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    • #47637
      Anastasios Asimakopoulos
      Keymaster
          @anastasios
          • What did you discover when using the tool? (you can report any findings from your searches)
          • How easy did you find the tool?
          • How would you use the tool (course/materials development, hands-on tasks in class, self-access for students, etc.) and why?
        • #51798
          Jayn Kilbon
          Participant
              @jk

              I looked at the wordlist function which was easy to use after watching the video in the about section. At first I wasn’t sure how I would use the word lists but I ended up comparing the noun wordlists for the BASE and BAWE corpus for physical science subjects. By then looking at the associated concordance lines, it highlighted some differences in the precision of language used beteween the spoken and written corpus. For example, thing and bit were in the top 5 of the wordlist in BASE whereas the wordlist for BASE had words like value and data in the top 5. This might have been useful to look at when I taught STEM PhD students who tended to script their departmental presentations using the same language that they would to write an academic article.

              However, one thing that I found a little frustrating was that I couldn’t work out how to filter the BASE corpus by discipline and then also filter by lecture or seminar. Similarly in the BAWE corpus wordlist, it seemed to be possible to filter by discipline or by essays but not to apply both. I’m not sure if I was overlooing something.

              • #51849
                Anastasios Asimakopoulos
                Keymaster
                    @anastasios

                    Hello @jk thank you for sharing your examination of nouns in the two corpora. I agree with you – it’s very important to raise the students’ awareness of the features of academic presentations; they are an academic genre but at the same time they belong to the spoken register and they have several differences from academic prose e.g. sentence length, syntactic complexity, lexical density, etc. Regarding the Wordlist tool, you haven’t overlooked anything. Unfortunately, the free version of Sketch Engine only allows very limited filters i.e. lectures vs seminars and the broad disciplinary groups. However, if you have access via your institution, you can access the full features and select disciplines (as shown in the attached screenshot). I am not sure how many UK institutions opted in to continue access to SE for their staff and students past the end of the ELEXIS-funded programme. You can check by clicking Institutional login here https://auth.sketchengine.eu/#login , and then typing the name of your organisation to see if you have institutional access.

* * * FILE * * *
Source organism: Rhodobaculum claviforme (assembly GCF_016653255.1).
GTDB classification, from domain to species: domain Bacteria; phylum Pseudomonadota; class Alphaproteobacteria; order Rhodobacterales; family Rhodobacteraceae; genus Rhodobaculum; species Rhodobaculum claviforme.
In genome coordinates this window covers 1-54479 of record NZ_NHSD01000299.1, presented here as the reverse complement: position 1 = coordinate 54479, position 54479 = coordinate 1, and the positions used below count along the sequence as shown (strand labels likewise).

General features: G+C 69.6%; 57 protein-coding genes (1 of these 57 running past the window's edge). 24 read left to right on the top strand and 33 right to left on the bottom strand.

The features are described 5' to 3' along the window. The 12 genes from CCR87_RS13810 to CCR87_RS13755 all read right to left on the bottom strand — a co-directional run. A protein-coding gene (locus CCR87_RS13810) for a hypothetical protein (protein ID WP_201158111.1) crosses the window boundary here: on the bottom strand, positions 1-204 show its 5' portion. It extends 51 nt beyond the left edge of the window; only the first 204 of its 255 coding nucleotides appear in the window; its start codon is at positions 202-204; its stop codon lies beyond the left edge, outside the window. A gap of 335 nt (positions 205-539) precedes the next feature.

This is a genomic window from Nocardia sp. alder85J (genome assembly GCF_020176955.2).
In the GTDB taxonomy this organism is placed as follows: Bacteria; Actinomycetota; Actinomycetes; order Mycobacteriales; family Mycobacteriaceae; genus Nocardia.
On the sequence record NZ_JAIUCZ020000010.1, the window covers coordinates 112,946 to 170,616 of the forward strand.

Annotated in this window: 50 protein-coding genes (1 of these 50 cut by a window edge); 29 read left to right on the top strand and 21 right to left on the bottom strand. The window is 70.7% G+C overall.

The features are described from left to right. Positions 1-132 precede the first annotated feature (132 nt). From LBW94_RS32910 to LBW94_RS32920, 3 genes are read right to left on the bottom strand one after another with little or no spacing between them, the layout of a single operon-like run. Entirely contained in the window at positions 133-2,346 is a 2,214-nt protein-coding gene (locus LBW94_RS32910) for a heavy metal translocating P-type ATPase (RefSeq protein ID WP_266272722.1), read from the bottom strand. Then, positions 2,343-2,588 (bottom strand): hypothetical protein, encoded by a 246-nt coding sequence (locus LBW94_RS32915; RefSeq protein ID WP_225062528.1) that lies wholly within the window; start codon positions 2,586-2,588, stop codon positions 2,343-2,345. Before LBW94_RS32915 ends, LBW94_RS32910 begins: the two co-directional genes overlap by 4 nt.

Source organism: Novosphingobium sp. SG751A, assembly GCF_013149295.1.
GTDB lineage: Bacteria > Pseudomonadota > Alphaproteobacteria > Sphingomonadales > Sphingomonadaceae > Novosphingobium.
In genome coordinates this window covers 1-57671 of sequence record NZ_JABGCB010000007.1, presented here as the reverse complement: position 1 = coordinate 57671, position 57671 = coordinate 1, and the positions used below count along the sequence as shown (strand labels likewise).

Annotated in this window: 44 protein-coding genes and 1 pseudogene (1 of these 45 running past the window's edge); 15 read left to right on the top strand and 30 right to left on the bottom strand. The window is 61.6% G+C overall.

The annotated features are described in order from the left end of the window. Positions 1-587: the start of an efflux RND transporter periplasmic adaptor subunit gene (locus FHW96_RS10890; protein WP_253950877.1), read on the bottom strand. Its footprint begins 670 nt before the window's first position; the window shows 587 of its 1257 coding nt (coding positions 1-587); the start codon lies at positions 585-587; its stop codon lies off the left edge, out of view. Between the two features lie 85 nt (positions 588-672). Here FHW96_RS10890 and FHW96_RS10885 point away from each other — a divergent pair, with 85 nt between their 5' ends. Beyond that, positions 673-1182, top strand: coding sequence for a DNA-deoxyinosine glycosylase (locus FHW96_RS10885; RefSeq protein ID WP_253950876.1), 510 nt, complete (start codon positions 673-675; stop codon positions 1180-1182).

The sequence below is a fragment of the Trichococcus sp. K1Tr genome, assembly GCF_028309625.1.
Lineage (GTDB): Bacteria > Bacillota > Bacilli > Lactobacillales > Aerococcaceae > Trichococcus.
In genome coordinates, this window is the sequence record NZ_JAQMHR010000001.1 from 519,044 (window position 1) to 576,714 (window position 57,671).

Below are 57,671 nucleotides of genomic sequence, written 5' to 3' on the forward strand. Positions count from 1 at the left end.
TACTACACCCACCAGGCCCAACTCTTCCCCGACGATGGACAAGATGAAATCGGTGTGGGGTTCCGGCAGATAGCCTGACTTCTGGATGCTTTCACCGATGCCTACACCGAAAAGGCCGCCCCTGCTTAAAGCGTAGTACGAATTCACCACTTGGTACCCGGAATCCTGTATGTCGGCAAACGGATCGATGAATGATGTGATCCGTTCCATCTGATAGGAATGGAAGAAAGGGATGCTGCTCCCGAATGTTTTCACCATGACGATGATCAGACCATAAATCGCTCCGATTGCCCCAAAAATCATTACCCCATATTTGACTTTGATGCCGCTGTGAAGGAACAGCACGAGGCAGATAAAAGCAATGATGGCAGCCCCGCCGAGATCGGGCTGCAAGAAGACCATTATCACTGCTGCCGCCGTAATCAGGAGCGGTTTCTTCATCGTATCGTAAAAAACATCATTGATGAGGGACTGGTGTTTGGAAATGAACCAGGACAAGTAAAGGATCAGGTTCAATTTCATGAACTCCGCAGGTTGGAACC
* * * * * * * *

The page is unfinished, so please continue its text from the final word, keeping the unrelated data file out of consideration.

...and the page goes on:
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                • #51826
                  Paula Acejo Cantero
                  Participant
                      @powla

                      I tried the wordlist functionality and found it quite useful, especially the ability to specify the POS and filter by domain. I missed this function for multiwords, then I discovered that ngram is the functionality for that. However,  I was a little disappoimted by the  results,  it included too many articles or stopwords that are not necessarily important I was hoping to get a list of most frequent collocations, such as business case and not the business of etc. I also tried to look for ngramz containing brain in BAwe and BASE and did not get any resukt other than thr human brain.. My conclusion is that it is better to use  con ordancs or word skettch to find collocations such as brain drain…or maybe I did not use this feature well…I missed something. Also ngrams can take long to be generated….

                    • #51852
                      Anastasios Asimakopoulos
                      Keymaster
                          @anastasios

                          Hello @powla thank you for post! Excellent observations about the resutls. The wordlist and n-gram functions are using frequency only and no other statistical measures. For this reason, our results will include many functions words e.g. determiners, prepositions, primary verbs, pronouns, etc. regardless of the corpus and the language variety/register it represents. So, wordlist and n-grams are a good starting point to help you prioritise vocabulary and lexical bundles, but if you are interested in collocations of content words e.g. brain, business, etc., then Word Sketch is better. Finally, yes that’s correct. n-grams can take longer to generate because essentially we are checking the entire corpus, as opposed to searching for one item in Concordance or Word Sketch.